Medicine, Health & Food
Received: 02 Nov 2018 , Published: 08 November 2018
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|1||Owoeye Adelanke Samuel, Ojekunle Joel Ademola , Ahmed Abdulmujib Onimisi|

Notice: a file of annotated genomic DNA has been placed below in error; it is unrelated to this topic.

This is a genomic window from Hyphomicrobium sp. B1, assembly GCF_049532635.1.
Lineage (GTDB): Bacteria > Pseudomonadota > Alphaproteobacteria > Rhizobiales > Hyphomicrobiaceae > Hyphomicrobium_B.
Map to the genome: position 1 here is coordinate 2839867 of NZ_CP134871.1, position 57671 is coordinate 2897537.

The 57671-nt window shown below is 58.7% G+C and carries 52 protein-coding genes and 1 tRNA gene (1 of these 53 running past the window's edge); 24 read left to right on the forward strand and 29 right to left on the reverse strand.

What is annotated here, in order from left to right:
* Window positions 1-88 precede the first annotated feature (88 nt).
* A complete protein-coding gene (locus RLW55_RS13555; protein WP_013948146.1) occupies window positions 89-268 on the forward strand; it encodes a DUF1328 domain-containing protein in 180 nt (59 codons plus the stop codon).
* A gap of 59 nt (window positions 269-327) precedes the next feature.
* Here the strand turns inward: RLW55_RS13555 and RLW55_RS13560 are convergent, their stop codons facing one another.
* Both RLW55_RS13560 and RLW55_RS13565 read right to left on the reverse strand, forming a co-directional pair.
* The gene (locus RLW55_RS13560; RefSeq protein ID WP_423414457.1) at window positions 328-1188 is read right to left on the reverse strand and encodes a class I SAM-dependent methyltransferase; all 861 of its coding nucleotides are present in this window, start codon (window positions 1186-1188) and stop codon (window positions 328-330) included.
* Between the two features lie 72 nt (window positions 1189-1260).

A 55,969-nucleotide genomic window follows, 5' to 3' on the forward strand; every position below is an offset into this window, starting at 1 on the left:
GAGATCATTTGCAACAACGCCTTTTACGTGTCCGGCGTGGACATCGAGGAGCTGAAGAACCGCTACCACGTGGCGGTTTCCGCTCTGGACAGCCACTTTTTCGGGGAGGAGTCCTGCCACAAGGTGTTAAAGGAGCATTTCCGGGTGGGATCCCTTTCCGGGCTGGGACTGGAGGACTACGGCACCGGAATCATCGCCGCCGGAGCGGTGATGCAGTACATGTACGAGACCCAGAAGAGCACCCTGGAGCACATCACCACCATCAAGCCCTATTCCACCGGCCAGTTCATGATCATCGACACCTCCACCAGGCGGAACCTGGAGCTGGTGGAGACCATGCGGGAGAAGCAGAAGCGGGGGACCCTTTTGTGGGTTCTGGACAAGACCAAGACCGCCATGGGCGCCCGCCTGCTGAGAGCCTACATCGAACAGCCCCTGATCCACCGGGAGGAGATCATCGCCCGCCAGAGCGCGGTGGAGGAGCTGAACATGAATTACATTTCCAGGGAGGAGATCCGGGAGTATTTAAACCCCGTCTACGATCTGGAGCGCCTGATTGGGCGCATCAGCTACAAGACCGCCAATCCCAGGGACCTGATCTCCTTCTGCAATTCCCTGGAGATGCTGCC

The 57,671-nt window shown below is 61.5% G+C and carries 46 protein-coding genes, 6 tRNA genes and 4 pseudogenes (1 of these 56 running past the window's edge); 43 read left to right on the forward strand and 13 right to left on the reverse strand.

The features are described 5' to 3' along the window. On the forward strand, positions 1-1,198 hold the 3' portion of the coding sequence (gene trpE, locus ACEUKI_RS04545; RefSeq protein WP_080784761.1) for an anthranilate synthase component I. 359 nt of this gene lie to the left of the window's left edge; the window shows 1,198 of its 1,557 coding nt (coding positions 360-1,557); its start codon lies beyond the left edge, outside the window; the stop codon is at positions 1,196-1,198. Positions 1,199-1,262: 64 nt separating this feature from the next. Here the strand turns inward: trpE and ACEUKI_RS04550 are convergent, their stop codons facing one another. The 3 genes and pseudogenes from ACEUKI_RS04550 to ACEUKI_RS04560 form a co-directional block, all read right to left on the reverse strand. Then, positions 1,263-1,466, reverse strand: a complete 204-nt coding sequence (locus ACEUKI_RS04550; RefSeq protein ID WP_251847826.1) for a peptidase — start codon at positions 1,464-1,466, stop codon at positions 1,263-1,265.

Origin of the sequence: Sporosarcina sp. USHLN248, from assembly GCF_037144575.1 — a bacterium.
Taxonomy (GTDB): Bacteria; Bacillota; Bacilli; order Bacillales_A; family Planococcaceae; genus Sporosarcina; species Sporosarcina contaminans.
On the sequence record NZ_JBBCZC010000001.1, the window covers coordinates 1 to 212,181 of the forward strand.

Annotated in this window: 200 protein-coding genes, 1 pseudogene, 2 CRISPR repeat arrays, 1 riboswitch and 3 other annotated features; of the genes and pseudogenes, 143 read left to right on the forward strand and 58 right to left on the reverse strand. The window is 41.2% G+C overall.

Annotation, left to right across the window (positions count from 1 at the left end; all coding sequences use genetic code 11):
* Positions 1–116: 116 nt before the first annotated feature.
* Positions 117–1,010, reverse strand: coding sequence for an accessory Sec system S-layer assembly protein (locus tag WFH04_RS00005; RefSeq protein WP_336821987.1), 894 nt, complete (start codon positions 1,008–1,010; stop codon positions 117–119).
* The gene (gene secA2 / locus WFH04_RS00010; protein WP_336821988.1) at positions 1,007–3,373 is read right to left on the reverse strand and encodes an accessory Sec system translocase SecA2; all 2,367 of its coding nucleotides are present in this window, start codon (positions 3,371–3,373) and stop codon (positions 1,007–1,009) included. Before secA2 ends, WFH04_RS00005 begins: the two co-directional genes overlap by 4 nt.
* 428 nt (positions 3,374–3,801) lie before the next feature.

The Physically Challenged People (PCP) are integral part of the society and they are expected to be considered in the overall planning and development of transportation system. This is usually not the case in many developing countries particularly Nigeria. This study therefore examines the mobility challenges of the disabled in Minna Metropolis, Niger State, Nigeria. Data were collected from both primary and secondary sources. A structured questionnaire was administered to 203 respondents (crippled and blind) in 4 major motor parks/terminals and designated bus stops along major traffic corridors where people with disabilities are concentrated. Descriptive statistics were used for data analysis. Findings revealed that 26.1% of respondents considered discrimination from general public as a challenge hindering their mobility, 14.8% considered waiting time at motor parks/terminals and bus stops as another challenge hindering their mobility in the city. Meanwhile, 37.4% of PCP considered the pedestrian walkways in the city to be in good conditions, 31.5% considered it to be in fair conditions while 1.5% considered it to be in an excellent state. On the types of disabilities, 58.6% of the respondents were crippled and 41.4% have visual impairment. The analysis of the causes of disability reveals that 50.7% of PCP have disability from birth, 31.5% of them are due to auto-accidents and 12.3% disabilities were due to factory accidents. In terms of access to public transport 66.5% of PCP do not have access to public transport while 33.5% have access. Based on these findings, the study recommends that PCP mobility needs should be integrated in the overall planning, design and development of transportation system of Minna and Nigerian cities in general so as to ameliorate mobility challenges experienced by people with disabilities in the country.
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